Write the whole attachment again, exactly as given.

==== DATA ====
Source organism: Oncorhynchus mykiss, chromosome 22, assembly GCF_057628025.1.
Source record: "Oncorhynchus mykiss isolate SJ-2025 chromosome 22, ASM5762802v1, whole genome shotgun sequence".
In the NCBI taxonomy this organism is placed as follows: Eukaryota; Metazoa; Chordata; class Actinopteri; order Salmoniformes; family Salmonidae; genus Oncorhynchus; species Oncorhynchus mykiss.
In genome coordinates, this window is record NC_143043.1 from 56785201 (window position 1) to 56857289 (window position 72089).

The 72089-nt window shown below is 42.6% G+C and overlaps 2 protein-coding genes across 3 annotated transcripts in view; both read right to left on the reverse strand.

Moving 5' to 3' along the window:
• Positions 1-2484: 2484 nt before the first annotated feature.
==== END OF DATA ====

Source organism: Oncorhynchus mykiss, chromosome 22, assembly GCF_057628025.1.
Source record: "Oncorhynchus mykiss isolate SJ-2025 chromosome 22, ASM5762802v1, whole genome shotgun sequence".
In the NCBI taxonomy this organism is placed as follows: Eukaryota; Metazoa; Chordata; class Actinopteri; order Salmoniformes; family Salmonidae; genus Oncorhynchus; species Oncorhynchus mykiss.
In genome coordinates, this window is record NC_143043.1 from 56785201 (window position 1) to 56857289 (window position 72089).

The 72089-nt window shown below is 42.6% G+C and overlaps 2 protein-coding genes across 3 annotated transcripts in view; both read right to left on the reverse strand.

Moving 5' to 3' along the window:
• Positions 1-2484: 2484 nt before the first annotated feature.